Image source: Rockaway Rises – an amazing shot of color from the Rockaways by Maureen Farley
For so long – well, for about the past three months – the eye on the Rockaways has been focused on the damage and destruction wrought by Hurricane Sandy. The images coming out of this place have been heartbreaking and at times quite difficult to see and stomach. So imagine how happy we were to learn about Rockaway Rises, a website focusing on the exact opposite – in fact, in their About page, they specify, “No devastation and destruction.” (more…)
A new book on Forest Hills is going to be released mid-February, aptly called Forest Hills, the latest in Arcadia Publishing’s popular Images of America series. Forest Hills was America’s first “garden city” and if you’ve ever strolled through Forest Hills Gardens in particular, you’ll see how green and garden-like it can be (in the warmer months, of course). The book will show you this through its more than 200 vintage images of the neighborhood.
Image source: SVA – and example of what you might gain from the work of Operation Photo Rescue
Our friend @duluozcats posted about this very cool effort by the School of Visual Arts in the city – they are calling it Operation Photo Rescue, hosted by SVA’s MPS Digital Photography Department. This could be a huge help for those Sandy victims that also have photo memories that were damaged. (more…)
Here at QueensNYC we love to talk about what’s shiny and new, but we are also fascinated with what came before, too. Over the weekend we came across The Old New York Page on Facebook. Sure, there’s a lot of Manhattan – and the photos are great – but Brooklyn and Queens are also featured from time to time. We are particularly smitten with this shot of the bungalows in the Rockaways from 1910.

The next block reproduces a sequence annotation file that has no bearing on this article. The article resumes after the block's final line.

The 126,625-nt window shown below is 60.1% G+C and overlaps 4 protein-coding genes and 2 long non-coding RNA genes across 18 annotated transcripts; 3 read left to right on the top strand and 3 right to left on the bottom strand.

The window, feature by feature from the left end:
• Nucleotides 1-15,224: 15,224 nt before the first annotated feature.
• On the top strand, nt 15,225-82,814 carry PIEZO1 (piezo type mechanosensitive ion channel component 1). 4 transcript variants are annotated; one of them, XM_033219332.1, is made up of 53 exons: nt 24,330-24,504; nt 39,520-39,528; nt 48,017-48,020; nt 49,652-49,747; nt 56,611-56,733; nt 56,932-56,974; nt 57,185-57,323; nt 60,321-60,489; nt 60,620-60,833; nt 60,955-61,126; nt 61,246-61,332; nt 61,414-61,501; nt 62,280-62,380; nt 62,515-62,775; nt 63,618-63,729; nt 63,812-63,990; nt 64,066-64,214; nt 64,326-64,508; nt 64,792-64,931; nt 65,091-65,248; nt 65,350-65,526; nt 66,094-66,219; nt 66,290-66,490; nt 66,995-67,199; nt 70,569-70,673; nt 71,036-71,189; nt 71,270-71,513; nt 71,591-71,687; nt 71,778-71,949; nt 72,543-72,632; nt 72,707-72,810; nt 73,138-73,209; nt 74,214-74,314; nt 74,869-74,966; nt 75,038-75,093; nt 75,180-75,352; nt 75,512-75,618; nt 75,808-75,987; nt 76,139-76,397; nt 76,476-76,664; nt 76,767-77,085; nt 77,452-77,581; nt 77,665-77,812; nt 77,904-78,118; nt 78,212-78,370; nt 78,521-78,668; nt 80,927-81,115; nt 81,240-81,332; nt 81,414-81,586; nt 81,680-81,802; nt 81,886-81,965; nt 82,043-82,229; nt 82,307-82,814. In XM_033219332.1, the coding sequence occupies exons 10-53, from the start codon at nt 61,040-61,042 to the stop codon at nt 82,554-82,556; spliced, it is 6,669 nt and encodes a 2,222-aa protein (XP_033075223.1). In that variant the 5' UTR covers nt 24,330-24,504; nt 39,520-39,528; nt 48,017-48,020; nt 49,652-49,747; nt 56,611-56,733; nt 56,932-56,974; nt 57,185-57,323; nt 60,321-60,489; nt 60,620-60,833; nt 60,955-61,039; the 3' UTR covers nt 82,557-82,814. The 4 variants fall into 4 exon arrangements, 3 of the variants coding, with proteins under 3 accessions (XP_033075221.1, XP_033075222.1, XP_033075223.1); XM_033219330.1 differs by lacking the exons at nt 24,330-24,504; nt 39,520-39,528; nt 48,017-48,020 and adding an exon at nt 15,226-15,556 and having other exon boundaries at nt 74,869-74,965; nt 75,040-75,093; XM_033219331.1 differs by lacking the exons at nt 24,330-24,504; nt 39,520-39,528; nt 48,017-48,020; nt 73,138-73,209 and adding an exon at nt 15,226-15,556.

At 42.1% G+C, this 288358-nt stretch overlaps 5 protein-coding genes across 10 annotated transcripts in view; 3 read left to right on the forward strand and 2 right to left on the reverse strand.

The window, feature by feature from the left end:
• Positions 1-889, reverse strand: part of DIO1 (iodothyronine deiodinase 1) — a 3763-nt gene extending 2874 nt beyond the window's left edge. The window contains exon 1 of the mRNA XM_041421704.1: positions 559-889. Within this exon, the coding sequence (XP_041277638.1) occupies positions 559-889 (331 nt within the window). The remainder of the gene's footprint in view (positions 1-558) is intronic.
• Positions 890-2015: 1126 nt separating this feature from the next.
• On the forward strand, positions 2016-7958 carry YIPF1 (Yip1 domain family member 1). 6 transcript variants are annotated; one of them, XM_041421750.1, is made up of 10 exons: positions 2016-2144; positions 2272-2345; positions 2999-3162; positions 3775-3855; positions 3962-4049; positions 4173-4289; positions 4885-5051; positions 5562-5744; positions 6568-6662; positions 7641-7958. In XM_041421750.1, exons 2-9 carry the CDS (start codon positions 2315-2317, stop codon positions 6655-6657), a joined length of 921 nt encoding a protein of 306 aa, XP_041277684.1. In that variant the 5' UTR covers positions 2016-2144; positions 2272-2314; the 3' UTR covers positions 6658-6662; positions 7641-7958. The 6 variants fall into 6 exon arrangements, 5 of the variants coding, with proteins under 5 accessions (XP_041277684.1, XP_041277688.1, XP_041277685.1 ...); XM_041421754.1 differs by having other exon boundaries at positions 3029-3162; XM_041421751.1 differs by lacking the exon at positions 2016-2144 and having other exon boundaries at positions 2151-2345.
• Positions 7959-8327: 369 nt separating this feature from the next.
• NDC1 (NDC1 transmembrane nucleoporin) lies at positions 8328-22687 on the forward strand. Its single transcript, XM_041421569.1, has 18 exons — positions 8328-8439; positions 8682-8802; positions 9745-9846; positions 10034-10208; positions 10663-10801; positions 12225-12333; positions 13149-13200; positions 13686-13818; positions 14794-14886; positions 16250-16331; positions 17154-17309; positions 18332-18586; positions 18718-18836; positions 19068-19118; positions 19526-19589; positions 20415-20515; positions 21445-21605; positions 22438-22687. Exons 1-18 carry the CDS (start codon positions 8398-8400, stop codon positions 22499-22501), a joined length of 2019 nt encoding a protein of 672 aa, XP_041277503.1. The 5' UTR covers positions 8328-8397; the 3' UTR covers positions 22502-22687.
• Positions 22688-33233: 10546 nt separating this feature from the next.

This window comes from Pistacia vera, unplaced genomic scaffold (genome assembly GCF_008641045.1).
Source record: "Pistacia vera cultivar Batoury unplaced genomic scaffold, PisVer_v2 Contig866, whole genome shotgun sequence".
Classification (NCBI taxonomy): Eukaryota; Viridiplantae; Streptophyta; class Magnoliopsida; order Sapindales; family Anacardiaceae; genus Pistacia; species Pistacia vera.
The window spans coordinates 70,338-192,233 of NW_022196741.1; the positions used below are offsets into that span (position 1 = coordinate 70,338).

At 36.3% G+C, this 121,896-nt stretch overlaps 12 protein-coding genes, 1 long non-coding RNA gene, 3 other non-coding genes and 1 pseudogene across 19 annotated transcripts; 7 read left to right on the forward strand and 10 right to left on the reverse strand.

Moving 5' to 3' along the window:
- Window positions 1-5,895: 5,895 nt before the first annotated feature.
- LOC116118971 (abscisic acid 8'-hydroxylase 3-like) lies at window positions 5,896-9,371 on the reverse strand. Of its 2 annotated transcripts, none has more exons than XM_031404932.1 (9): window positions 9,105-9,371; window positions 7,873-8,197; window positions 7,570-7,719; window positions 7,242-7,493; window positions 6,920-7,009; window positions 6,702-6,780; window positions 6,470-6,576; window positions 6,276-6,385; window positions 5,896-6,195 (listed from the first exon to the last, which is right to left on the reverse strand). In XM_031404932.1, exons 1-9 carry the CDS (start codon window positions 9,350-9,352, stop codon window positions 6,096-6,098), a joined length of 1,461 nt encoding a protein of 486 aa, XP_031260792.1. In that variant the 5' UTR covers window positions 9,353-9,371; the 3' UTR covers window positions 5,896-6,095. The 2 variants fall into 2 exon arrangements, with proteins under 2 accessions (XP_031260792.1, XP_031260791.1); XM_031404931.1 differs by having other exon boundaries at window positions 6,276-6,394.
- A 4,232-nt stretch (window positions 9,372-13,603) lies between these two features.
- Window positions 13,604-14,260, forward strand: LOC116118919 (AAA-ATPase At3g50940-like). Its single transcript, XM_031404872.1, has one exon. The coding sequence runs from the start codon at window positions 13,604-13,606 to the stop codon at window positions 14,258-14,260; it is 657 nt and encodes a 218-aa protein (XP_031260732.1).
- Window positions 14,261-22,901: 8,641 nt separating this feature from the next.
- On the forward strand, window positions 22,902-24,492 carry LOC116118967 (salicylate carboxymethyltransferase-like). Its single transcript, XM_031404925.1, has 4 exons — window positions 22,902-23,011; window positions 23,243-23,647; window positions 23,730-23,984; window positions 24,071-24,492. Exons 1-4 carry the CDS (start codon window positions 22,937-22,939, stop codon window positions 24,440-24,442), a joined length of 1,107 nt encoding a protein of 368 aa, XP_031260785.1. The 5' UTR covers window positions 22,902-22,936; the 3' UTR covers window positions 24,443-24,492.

Image source: Business Insider – one of the homes destroyed by Hurricane Sandy
Business Insider recently published a couple ofconnected stories on the state of the Rockaways two months after Hurricane Sandy. There are a lot of photos that are worth taking a look at.
Cleanup and repair will come, partially funded by the Federal government, though what the House voted on was a fraction of what was proposed by the Senate – $9.7 billion to $60.4 billion. This money will go towards projects that help the most people (so, the most bang for the buck), like road repairs as well as things having to do with repairing overall infrastructure.
We were particularly impressed by this collection of photos from all over the metro area of the flooding during Hurricane Sandy – the infamous one from LaGuardia airport, heartbreaking ones from the Rockaways (including Breezy Point), and flooding in Jamaica Bay are included. Here’s the LGA one (click to enlarge):
Bier and Cheese is opening in Astoria and we’ve got the details
For years we’ve heard Astorians wishing and asking for a cheese shop in the neighborhood, and now their wish has come true! “Bier and Cheese” is the name of the shop and as you can tell from the name both beer and cheese will be for sale there. Here are the details:
Beer. They hope to serve over 160 kinds of bottled beers (hopefully by Oktoberfest) and 10 beers on tap (so there will be a bar). Since they are opening up in early fall, expect to see seasonal beers (keyword: pumpkin). They also plan to sell beer from Astoria’s own Singlecut Brewsmiths, Brooklyn Brewery, and a variety of other craft beer from around the country as well as imports. Growlers will be available, too. Gao also wants to charge “Queens prices” – that means, on the average, $5/pint, $2.50/bottle, $10.99/six-pack.
Cheese. They expect to sell 40 different kinds of cheeses made from cow, goat, and sheep milks. Both domestic – a good portion should be locally made, too, as well as some from VT – and imported cheeses from countries like France, Spain, and Switzerland will be available. They hope to carry both pasteurized and raw cheeses.